We have identified the climate-GDP paradox in our recent work and it is perfectly understandable and reasonable that an expert in global finance would raise this issue. It is a legitimate paradox in the work of the IPCC and the expert climate community. The larger issue here is that the scenarios of the IPCC generally do not consider climate impacts on growth (i.e., as a feedback within scenarios) and thus lead to what we have called “obvious internal inconsistencies” — such as regions projected to be uninhabitable in 2100 are also projected to have incredible wealth:

For instance, the [extreme] SSP5-8.5 baseline projects currently-developing regions will have substantially higher GDP per-capita by 2100 than currently-developed regions have today (Dellink et al 2017, IIASA 2018), while at the same time other studies project that a forcing level of 8.5 W m−2 in 2100 would render many of these same regions uninhabitable by 2100 (Mora et al 2017).

The reality is that under most methods applied across the literature to project future climate change, the associated impacts are generally small. Swiss Re, the global reinsurance company, dealt with the climate-GDP paradox by simply multiplying projected future impacts by a factor of 10 “to simulate the increasing severity of outcomes from nonlinearities.” This certainly amps up future impacts but at the same time it is of course a completely ridiculous methodological approach to projecting risk.

Indeed, as Kirk was giving his talk last week the Network For Greening the Financial System released the results of a survey of financial institutions and credit rating agencies, which found a lack of evidence in risk differences in ESG investing versus non-ESG investing:

Results from the survey show that conducting risk differential analysis between green and non-green activities and/or assets is not a straightforward exercise and that there is still no clear historical evidence of such risk differentials.

With climate or transition risk not yet identifiable in existing and historical portfolios, and IPCC projections that future financial impacts of climate change will be absolutely dwarfed by future GDP growth, it is of course appropriate for those in the ESG community to raise some questions about the tools we are using to peer into the cloudy future. Silencing uncomfortable questions will not make the issues go away, any more than Donald Trump’s wacky proposals to stop COVID-19 testing would have made the pandemic go away. I have no doubt that some of the furor over Kirk’s remarks is being used to overshadow the legitimate points that he did raise.

Kirk also calls out unrealistic assumptions used by central banks to project future financial risks associated with a transition to a green economy. Again, Kirk is right to identify certain assumptions as being unrealistic or implausible, meaning that the subsequent analysis or stress testing may be misleading. Indeed, I have made similar arguments on the pages of the Financial Times about how central banks systemically misuse implausible emissions scenarios in their analyses of financial risks. The misuse of extreme scenarios is endemic in the ESG community and beyond when discussing climate and transition risks. It is right to highlight these issues, because the misuse of scenarios is itself a major risk to global finance.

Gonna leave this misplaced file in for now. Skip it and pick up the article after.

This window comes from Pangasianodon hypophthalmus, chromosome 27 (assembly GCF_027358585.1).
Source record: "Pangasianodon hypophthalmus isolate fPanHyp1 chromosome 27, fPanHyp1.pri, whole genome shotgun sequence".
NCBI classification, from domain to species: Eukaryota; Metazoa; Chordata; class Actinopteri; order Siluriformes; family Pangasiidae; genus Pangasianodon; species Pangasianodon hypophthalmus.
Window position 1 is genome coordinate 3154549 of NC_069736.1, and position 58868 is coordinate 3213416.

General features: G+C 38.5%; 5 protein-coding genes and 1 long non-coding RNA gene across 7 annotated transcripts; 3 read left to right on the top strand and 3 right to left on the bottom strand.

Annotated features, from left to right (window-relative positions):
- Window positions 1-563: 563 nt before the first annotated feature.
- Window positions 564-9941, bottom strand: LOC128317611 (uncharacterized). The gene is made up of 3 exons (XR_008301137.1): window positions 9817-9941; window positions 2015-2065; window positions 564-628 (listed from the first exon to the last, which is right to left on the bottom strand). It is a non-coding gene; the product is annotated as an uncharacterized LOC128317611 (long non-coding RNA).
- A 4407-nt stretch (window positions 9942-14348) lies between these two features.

Kirk also raises issues related to the importance of adaptation in responding to climate, and how it is overshadowed by mitigation. This of course has been a challenge in climate policy for decades. However, like the other worthwhile points raised by Kirk, this one was lost in the irate reactions to the offensiveness of his presentation.

In one sense, Kirk is just the latest person to get crossways with the climate lobby and to suffer career repercussions as a result. In another sense, far more significantly, this episode is indicative of the deep pathologies of a community that often seems to value political fealty over intellectual substance. Kirk may indeed be the wrong messenger to head up a major ESG practice, but the questions he raises should be taken seriously by the ESG community nonetheless.


New Australian Leftist government already feeling heat over its emissions-reduction strategy

To meet the climate change promise that Labor took to the federal election, the Albanese government must boost renewable energy to 82 per cent of supply by 2030, put a carbon-trading scheme on big business and spend billions on infrastructure and new technologies.

But before the final numbers are even counted, the ALP is under pressure to do more.

The Greens have demanded tougher action to win their support in the Senate, and conservation and investor groups have been quick to insist that Labor lifts its target to cut greenhouse gas emissions by 43 per cent by 2030.